Introduction to Sautillé

"A characteristically rapid, and alternating down and up-bow bouncing stroke."
Sautillé is a reflex action
It is a rebound bowing in that the down-bow is active and the up-bow is passive. This passive reaction is described by Paul Rolland, p.36 "Balance in Repetitious Movements", where he moves a pencil in a 'click board'.
Sautillé is different from spiccato
Although it is sometimes referred to as spiccato, the sautillé stroke is mechanically quite different to spiccato. Spiccato has a separate beginning and end for each stroke, and consequently has a slower speed limit. Sautillé gives us two notes for one impulse and consequently can go faster.
Do not choose too fast a tempo
Develop your sautillé stroke on open strings at a moderate tempo of 120-132 for 4 notes per beat. As you gain control, slow down to about 108, as well as increasing the speed to about 144.
Each component of a passage should be comfortable in its own right
The left hand needs to be secure. Do not unfairly criticise your sautillé stroke; your left hand needs to be accurate in détaché at tempo before trying sautillé. Practise slurred to check left hand evenness.

Make sure your string crossing is coordinated with the bowstroke. Practise adding the string-crossing action when playing open strings. Keep your upper arm free and cross strings as smoothly and gradually as possible.

Make sure shifts are in time.
Your body use may need attention
There is a temptation to tighten the biceps in the right arm to make the stroke work. Instead, feel the outside of your right arm lengthen away from the body. Students often try too hard when playing fast and consequently tighten muscles too much.

Make sure that your body is supporting the sautillé stroke. Open your chest and feel your feet on the floor.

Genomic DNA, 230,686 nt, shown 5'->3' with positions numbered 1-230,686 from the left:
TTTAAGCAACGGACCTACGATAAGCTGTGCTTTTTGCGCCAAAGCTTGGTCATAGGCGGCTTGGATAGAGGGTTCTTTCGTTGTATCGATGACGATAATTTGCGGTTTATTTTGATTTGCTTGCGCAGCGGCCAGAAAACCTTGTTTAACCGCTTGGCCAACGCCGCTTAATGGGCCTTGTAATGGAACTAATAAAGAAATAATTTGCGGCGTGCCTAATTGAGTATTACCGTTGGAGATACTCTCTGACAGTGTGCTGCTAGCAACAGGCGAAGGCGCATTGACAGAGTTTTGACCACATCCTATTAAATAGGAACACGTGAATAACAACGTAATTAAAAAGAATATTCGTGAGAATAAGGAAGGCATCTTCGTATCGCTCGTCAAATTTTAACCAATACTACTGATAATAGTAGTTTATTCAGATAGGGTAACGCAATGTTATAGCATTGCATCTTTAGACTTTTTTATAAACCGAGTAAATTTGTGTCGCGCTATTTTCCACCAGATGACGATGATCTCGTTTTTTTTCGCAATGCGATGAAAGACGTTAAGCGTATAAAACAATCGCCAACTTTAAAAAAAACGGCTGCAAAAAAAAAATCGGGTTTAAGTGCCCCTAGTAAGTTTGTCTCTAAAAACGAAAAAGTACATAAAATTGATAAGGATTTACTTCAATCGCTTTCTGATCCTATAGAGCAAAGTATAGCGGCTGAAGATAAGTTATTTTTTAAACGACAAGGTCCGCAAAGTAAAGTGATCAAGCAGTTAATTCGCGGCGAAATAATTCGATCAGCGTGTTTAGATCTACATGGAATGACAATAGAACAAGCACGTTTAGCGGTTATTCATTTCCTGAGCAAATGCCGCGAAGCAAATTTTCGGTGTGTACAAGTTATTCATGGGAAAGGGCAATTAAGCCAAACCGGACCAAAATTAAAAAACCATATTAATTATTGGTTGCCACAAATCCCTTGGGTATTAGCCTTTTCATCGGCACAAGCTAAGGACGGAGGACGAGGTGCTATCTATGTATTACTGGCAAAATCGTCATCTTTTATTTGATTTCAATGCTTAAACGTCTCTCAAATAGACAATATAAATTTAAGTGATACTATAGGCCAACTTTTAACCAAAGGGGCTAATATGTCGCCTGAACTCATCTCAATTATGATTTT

Remember that sautillé can be easier for the body than fast détaché when playing fast passagework such as Moto Perpetuos. If we play fast détaché we need to work at keeping the bow in the string, if we play sautillé it is less tiring in that we can allow the bow to rebound.
Start with the bow 'on the string'
Sautillé is an on-string bowing that generally starts with the bow touching the string. There are times when we start sautillé from the air (to give special emphasis or as a visual cue when leading) but usually we start on the string. In ensembles we always start on the string.
Two ways of playing sautillé
There are two ways of playing sautillé, one uses a forearm action and the other uses a hand action. In both types of sautillé there is a passive balancing motion in the upper arm.

These two types of sautillé have different finger movements:

The forearm sautillé uses the forearm and hand as one unit. On the down-bow the thumb and fingers slightly bend, on the up-bow they slightly stretch (this action is similar to the finger action at the bow-change).
The hand sautillé uses a hand action with a passive forearm and upper arm. The fingers stretch slightly on the down-bow and curve slightly on the up-bow (this action is similar to the finger action in collé).

Advanced sautillé

Playing triplets with sautillé (as in the third movement of the Barber concerto) is a challenge. The rebound action of sautillé suits the duplet rhythm where the accent always falls on a down-bow, whereas in triplets every second accent falls on the up-bow. Try adding an extra upper arm impulse to the up-bow to keep the passage rhythmically clear.
When playing sautillé passages with many string crossings (as in "Mobile Perpetuum" by Novacek) the string-cross action itself gives much of the impetus for sautillé and we do not need to add much vertical action.


Resources - Bibliography
Resources - Repertoire
Definitions reprinted with permission from American String Teachers Association.

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